Blue is the color of the sky and water, symbolizing peace and serenity. Though the color is one of the most recently recognized, it’s popular in culture and fashion. Read on for more about the color blue.

Facts About the Color Blue

Here are some facts about blue:

  • Blue was the last color to be coined as a term in the English language.
  • Blue is infrequent in nature, so blue flowers are created from genetic modification and breeding.
  • The idea of blue as the color for boys began after World War II. Manufacturers wanted to sell more clothes by making separate clothing for boys and girls.
  • The pigment Prussian blue creates perfect copies of drawings. Architects use this hue to copy their designs, which is where the term “blueprints” came from.

A Brief History of the Color Blue

Due to blue’s rarity in nature, it has a shorter history than other colors. Blue is not present in cave paintings from 20,000 years ago, and the Ancient Greeks did not have a term for blue. Ancient Egyptians valued the blue semiprecious stone Lapis lazuli, so blue became common in their language and clothing.

Though blue was worn mainly by royalty for many centuries, it became a more common color in 431 AD. The Catholic Church depicted the Virgin Mary in a blue robe, adding a positive meaning to the color.

The Meaning of the Color Blue

The color blue symbolizes confidence and authority that is noninvasive and objective. Unlike red, blue is nonthreatening, fostering peace, dependability and security. Since the color produces a slow physiological response, blue is also the color of creativity. Light blue shades improve concentration, and dark blue hues improve thought processes.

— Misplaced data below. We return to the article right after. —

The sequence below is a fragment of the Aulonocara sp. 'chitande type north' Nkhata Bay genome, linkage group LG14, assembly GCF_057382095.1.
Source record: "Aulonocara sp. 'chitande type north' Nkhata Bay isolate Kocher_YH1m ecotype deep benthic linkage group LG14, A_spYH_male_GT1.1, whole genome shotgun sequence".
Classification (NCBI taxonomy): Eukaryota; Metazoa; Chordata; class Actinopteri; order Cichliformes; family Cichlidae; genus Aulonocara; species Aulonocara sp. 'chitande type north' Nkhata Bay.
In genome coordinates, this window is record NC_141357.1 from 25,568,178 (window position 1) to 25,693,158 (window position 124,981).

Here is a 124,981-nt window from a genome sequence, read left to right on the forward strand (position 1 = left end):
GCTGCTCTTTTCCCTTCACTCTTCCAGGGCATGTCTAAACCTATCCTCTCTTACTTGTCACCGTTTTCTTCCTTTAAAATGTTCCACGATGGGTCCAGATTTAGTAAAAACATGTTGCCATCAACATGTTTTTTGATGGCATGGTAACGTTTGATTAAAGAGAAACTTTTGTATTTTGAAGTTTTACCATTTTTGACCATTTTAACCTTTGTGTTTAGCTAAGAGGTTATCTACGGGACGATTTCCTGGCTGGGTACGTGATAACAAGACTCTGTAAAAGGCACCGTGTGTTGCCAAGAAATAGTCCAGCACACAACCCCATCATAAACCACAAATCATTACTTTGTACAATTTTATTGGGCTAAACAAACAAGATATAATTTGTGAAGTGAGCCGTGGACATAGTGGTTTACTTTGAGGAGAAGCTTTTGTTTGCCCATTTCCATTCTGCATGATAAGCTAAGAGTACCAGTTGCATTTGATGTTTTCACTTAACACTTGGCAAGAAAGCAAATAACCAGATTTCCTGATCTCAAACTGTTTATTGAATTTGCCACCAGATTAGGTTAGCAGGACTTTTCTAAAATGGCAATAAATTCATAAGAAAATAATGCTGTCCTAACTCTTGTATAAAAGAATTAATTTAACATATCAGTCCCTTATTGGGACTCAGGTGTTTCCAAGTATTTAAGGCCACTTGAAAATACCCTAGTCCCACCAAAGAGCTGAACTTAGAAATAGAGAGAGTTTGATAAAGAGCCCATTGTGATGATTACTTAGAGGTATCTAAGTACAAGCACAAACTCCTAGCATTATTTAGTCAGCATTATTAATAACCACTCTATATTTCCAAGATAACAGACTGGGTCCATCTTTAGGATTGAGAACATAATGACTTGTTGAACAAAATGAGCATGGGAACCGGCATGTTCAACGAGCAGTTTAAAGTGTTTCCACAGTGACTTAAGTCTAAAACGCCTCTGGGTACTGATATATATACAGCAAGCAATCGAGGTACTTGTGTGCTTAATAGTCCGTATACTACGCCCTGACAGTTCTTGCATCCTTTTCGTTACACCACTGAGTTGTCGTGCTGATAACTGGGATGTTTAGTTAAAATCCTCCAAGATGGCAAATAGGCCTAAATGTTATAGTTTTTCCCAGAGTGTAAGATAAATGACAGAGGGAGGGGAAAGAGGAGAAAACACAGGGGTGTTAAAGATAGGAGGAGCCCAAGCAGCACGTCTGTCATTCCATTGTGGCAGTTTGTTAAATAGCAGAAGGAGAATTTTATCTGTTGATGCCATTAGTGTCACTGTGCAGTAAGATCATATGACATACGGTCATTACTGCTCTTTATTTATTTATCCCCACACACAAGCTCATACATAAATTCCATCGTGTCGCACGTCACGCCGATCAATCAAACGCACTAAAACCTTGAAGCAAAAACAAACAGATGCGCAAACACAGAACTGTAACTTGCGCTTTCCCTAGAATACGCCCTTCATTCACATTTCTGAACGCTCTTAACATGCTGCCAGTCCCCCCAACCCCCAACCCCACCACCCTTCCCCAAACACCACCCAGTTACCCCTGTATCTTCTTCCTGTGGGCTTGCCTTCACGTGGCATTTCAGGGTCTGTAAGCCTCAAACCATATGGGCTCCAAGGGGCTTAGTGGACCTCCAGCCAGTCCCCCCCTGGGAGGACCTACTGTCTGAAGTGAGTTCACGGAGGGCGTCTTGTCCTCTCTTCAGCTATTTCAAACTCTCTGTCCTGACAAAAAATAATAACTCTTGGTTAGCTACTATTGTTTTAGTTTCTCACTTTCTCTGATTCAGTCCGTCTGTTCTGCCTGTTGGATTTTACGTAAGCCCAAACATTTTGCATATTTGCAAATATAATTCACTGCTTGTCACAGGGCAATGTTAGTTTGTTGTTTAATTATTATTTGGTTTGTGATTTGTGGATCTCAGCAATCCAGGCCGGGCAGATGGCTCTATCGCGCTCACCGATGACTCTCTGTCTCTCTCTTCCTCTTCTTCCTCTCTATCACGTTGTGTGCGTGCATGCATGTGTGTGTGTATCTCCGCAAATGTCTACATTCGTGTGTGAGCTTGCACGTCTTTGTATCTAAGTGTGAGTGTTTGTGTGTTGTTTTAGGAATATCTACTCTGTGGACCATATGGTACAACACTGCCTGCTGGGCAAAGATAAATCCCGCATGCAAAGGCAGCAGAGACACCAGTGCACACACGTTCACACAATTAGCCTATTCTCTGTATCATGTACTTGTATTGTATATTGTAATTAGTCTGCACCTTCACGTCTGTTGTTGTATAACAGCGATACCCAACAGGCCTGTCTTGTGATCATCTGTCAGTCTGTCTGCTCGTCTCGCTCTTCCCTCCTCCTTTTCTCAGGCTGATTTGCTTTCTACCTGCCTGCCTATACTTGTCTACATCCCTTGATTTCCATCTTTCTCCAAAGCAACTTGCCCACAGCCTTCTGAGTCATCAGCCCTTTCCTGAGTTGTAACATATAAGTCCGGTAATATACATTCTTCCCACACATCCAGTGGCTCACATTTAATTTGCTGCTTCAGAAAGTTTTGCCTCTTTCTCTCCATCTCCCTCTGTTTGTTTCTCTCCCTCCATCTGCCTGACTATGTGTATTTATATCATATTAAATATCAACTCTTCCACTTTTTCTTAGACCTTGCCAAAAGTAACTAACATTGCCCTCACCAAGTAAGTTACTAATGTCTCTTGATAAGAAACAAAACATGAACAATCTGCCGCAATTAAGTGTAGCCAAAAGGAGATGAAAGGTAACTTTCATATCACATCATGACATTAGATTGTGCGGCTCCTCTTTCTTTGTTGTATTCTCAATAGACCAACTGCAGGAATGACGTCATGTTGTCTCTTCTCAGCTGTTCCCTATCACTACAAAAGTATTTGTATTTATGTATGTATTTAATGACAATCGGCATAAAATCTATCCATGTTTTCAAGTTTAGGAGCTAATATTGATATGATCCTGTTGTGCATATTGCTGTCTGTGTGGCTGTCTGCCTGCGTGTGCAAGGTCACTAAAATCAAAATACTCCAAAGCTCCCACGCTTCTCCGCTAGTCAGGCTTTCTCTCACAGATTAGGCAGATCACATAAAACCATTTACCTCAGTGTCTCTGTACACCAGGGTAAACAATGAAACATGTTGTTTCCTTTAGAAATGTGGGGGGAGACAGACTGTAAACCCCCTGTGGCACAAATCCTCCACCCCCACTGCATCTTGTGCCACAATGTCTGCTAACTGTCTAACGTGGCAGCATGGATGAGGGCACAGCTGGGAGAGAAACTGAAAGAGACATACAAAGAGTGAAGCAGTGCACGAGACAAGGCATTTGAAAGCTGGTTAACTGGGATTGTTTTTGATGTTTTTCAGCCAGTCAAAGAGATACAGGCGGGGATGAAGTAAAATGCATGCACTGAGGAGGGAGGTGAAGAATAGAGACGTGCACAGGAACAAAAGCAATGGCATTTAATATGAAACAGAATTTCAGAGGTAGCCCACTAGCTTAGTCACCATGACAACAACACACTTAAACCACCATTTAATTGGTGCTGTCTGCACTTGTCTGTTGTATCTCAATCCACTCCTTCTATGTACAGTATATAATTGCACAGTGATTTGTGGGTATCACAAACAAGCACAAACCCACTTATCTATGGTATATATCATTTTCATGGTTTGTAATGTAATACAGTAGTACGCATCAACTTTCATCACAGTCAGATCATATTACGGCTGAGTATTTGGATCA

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A Look at the Psychology of the Color Blue

The feelings of blue can be paradoxical. Since the sky and bodies of water are blue, the color is associated with calmness and serenity. Being around blue can lower a person’s blood pressure and heart rate. However, blue is also the color of sadness, hence the expression “feeling blue.” The genre of blues music focuses on the loss of money and love. Blue also suppresses the appetite, since blue in food is often a sign of poison or spoilage.

How Is Blue Dye Made?

The Ancient Egyptians created the first blue pigment around 2,200 B.C. They heated a mixture of sand, ground limestone and copper-containing minerals like malachite or azurite at a high temperature. This process created an opaque blue glass that was crushed and combined with a thickening agent to make glaze and paint.

Blue dye for textiles called indigo came from the crop Indigofera tinctoria, which was abundant enough that blue became common in the international textile trade. Today, synthetic indigo creates the dye for blue jeans and other clothing. For food, there are two artificial blue colors — Blue 1 and Blue 2. Blue 2 is also made with indigo.

Measuring the Color Blue

The color blue is perceived at a wavelength of 450 to 495 nanometers. Since this wavelength is short, the light scatters more due to Rayleigh scattering. A color spectrophotometer measures blue by breaking the light beam into component wavelengths, determining the value of the color.

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